It was a religious experience for me just hearing this good news! I dropped the class the very next day and had never felt such a rush of Grace in all my young life.

jyb_musings15Ever since learning I could drop my pre-calculus class, I’ve never doubted that God existed. And, in fact, when I graduated college, I had a whole host of “W’s” on my college transcript to prove God’s mercy was very much alive and real in my life!

Hallelujah!

For Jerry Eifler, Lee Whitlock, Gene Thompson, Ivan Schoen, Jim Sichko and my other friends who are also well-connected with the Big Guy…. I would have included a list of friends who had likewise established themselves in the field of mathematics, but don’t seem to have any at the moment…. Which, I guess, is what happens when you leave math at pre-cal.

Please Sign Petition to Thank Presidents Ramsey and Capilouto for Their Support of Academic Freedom

UK President Capilouto

UK President Capilouto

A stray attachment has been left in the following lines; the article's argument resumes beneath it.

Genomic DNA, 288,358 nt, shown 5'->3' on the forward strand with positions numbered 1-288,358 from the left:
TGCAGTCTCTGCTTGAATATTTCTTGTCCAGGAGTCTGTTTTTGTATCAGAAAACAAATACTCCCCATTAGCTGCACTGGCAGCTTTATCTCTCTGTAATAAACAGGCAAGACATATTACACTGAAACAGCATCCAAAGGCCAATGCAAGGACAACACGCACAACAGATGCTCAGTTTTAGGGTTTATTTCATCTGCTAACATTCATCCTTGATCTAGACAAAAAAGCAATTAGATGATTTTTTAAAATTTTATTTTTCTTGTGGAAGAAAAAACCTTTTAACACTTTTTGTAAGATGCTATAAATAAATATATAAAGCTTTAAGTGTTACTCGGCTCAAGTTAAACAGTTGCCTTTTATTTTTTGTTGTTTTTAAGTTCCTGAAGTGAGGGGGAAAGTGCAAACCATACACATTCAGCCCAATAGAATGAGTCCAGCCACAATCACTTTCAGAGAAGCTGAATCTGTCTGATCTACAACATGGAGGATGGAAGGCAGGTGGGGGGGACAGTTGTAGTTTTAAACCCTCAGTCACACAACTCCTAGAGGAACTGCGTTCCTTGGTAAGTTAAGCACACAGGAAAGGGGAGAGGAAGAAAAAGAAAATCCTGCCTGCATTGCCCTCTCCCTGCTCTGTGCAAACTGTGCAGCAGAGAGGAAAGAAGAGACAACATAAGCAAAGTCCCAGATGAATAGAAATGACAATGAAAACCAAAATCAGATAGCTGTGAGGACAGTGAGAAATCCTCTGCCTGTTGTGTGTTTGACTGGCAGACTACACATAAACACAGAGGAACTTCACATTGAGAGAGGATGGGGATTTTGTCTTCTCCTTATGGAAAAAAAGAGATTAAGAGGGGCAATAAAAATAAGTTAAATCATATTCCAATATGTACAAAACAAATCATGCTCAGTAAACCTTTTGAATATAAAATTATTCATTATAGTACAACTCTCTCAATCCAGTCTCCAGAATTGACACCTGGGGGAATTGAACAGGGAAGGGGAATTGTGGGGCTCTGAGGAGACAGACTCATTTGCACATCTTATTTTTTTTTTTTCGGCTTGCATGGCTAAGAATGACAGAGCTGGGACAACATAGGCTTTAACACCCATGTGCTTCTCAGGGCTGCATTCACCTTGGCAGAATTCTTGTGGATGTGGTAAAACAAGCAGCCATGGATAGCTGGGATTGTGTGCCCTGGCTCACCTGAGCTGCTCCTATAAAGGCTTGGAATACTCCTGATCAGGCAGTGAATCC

U of L President Jim Ramsey

U of L President Jim Ramsey

The two largest universities in Kentucky — the University of Kentucky and the University of Louisville — have been friendly rivals on the court and gridiron for decades.

(OK, sometimes, not so friendly…).

But they are united by the fact that they boast of Presidents who are deeply committed to the ideals of higher education — especially academic freedom.

And today, The Recovering Politician was proud to break the news that U of L President Jim Ramsey and UK President Eli Capilouto each joined the growing list of college and university leaders (192 and counting) who have denounced the American Studies Association’s pernicious academic boycott of Israel. (Read about it here.)

Here’s Ramsey’s statement; and here’s Capilouto’s statement.

Please join me and thanking them for their principled stance on behalf of academic freedom by signing the petition below:

Thank you Presidents Ramsey and Capilouto for Supporting Academic Freedom

We the undersigned thank University of Louisville President James Ramsey and University of Kentucky President Eli Capilouto for their principled stance on behalf of academic freedom in denouncing the American Studies Association's boycott of Israel.

[signature]

78 signatures